Category: News

Valentine’s Physics: Flashes of Light and Diamond Rings

Love is in the air. Combusting in the air, that is.

The whole romance thing is always described in terms of fireworks of light and diamond rings and the appearance of something, suddenly, that wasn’t there before.  Hmm.  Something appearing from nothing?  Light appearing in a vacuum?  Sounds like an impossibility!  With today being Valentine’s Day and all, it seemed a good opportunity to explore some of the more, uh, romantic aspects of physics to come up recently.

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Disco in your Mouth! The Physics of Beatboxing

Beatboxers in their natural habitat. Photo: Flickr/Ksenia Novikova/Aktiv I Oslo, Creative Commons.

Mmbff. Chck. Mmbff. Phshhhhhhhh. Okay, so we’re not the best beatboxers around. But the physics of it have always intrigued us. Whatever music you like, you’ve probably come across a beatboxer. You know, the guy who’s practically eating his microphone while he’s laying down oral beats that pull the music together.

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Why Turkeys Can’t Fly

This turkey does not fly. Courtesy Trois Têtes (TT)/Flickr.

Being a physicist, you might look for scientific answers to this question.  You might figure it’s a result of the turkey’s awkward large-bird-small-wings arrangement or more likely, given how we feel after eating turkey, that they just have more than their share of heavy particles.  (And, to be fair, everyone even remotely interested in astrophysics knows that given enough velocity small wings are all that’s needed — but turkeys still haven’t evolved booster rockets, so that’s little help.)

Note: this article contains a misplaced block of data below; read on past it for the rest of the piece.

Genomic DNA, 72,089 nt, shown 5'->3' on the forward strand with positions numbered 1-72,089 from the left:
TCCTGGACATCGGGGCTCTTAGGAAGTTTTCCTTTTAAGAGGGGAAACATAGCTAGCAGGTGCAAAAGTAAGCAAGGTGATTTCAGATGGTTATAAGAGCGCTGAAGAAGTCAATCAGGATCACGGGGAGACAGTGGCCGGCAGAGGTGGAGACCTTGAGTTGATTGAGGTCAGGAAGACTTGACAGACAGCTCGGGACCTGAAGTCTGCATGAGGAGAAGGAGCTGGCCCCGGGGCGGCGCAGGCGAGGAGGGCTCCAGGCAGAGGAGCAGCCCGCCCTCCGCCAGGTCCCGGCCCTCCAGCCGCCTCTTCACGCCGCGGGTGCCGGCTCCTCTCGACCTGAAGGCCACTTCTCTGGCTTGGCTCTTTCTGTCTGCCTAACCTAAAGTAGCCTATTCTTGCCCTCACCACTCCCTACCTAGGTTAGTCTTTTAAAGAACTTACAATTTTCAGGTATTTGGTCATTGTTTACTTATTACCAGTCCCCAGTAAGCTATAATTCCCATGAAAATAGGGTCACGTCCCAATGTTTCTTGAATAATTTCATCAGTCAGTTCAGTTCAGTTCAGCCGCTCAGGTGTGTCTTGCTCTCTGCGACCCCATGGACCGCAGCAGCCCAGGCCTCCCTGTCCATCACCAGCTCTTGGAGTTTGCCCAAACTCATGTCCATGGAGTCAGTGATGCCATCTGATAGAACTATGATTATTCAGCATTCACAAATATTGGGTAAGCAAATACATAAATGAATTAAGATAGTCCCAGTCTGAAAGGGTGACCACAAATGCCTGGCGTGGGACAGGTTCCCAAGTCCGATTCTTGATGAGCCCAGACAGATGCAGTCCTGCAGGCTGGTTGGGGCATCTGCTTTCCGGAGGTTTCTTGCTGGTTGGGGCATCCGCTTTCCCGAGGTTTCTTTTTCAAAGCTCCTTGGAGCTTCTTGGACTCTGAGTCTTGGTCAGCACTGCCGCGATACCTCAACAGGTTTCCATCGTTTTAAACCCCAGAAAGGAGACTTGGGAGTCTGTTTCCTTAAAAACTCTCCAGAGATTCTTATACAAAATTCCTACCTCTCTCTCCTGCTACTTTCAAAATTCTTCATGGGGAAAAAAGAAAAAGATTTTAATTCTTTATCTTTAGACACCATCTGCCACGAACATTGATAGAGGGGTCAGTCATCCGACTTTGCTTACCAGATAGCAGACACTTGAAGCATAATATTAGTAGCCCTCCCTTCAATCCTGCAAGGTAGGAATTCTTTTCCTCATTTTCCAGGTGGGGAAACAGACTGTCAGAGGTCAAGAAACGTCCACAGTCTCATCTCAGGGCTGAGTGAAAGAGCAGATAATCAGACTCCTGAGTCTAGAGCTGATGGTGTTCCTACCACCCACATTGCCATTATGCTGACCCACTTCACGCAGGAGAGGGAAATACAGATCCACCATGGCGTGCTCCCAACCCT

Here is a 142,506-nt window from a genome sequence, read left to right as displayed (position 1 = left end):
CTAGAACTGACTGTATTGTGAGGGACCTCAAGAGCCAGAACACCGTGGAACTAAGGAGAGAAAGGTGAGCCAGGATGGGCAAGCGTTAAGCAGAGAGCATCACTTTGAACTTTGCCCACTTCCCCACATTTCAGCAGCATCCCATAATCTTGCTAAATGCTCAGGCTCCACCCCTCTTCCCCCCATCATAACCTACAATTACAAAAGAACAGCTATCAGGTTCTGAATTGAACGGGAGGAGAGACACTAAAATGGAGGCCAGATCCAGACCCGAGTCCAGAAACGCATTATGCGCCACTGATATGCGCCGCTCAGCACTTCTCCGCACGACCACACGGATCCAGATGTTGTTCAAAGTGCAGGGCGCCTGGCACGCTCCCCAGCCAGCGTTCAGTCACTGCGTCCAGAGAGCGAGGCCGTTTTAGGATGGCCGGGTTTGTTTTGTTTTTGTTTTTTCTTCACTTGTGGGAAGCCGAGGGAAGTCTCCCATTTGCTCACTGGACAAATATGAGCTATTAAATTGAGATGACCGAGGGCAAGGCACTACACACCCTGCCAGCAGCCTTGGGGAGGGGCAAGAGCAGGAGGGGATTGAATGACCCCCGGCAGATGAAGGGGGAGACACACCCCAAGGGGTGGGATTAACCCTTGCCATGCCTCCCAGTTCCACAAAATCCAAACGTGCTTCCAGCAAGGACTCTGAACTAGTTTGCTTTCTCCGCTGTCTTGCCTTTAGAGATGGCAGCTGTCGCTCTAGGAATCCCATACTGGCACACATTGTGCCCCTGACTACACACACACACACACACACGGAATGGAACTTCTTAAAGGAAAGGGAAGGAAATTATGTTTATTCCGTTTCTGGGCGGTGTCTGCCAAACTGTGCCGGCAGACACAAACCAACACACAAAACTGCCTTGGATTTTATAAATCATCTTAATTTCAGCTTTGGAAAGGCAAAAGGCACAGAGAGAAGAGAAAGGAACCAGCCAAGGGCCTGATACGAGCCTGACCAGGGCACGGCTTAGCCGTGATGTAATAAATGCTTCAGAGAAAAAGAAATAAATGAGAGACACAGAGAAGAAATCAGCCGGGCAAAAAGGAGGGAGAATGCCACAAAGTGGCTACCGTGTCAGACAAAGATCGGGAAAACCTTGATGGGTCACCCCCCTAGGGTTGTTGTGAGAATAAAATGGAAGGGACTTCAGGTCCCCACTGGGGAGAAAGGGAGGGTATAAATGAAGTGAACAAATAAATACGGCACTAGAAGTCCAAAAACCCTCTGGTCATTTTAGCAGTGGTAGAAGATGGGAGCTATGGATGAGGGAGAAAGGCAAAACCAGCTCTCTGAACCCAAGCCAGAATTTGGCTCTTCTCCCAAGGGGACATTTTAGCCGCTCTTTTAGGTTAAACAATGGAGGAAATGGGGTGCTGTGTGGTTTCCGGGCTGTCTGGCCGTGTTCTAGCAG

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PhysCon 2012 Wrap-Up

The Incredible Booth #18 - GradschoolShopper's home at PhysCon

We’re baaaaa-aaaack!  And PhysCon was a blast!

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The site has been redesigned to bring to the surface the new content, features and functions developed in the past year.

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Advice to Students

Today, the frontiers of science are mostly interdisciplinary and multidimensional, and the field requires scientists and engineers from various fields. Graduate school prepares your way of thinking, but your best preparation for scientific work would be to broaden your horizons and cooperate with other disciplines or specialties. — Dr. Fred Dylla, Executive Director and CEO of the American Institute of Physics, Podcast Episode #4

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